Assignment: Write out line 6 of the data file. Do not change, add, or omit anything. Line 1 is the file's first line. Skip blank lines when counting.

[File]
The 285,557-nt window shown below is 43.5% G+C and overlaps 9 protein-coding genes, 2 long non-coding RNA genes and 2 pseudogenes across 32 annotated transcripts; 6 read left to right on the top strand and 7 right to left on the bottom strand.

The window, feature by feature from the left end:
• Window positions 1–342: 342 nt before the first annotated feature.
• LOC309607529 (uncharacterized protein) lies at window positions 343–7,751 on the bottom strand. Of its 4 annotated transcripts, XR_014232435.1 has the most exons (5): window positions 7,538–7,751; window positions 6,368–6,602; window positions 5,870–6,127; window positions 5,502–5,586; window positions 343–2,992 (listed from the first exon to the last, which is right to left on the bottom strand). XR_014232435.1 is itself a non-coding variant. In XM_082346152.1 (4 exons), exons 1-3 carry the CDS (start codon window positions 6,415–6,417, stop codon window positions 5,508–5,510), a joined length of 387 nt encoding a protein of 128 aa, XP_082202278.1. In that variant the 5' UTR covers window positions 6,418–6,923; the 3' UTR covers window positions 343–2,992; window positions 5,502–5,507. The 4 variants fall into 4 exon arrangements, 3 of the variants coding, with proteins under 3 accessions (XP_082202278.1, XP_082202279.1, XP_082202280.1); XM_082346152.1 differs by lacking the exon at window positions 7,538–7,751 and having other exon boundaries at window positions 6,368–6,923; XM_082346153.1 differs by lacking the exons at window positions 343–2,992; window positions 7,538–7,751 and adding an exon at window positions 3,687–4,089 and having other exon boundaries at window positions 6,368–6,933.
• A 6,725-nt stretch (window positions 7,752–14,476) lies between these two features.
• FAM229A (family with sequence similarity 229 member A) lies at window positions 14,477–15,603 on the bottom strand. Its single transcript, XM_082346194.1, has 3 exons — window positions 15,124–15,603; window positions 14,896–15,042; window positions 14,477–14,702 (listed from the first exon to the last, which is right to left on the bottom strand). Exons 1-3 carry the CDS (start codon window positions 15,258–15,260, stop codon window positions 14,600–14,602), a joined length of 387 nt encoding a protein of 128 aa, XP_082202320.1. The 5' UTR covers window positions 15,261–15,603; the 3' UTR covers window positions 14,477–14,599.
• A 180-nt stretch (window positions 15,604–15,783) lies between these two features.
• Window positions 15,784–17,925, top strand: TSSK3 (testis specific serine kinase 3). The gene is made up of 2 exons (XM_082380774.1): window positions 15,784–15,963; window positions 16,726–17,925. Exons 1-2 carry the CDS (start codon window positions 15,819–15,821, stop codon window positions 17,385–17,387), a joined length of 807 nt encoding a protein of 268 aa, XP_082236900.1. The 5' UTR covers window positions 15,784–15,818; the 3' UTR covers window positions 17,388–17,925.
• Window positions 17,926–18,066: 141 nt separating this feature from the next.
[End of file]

• FAM229A (family with sequence similarity 229 member A) lies at window positions 14,477–15,603 on the bottom strand. Its single transcript, XM_082346194.1, has 3 exons — window positions 15,124–15,603; window positions 14,896–15,042; window positions 14,477–14,702 (listed from the first exon to the last, which is right to left on the bottom strand). Exons 1-3 carry the CDS (start codon window positions 15,258–15,260, stop codon window positions 14,600–14,602), a joined length of 387 nt encoding a protein of 128 aa, XP_082202320.1. The 5' UTR covers window positions 15,261–15,603; the 3' UTR covers window positions 14,477–14,599.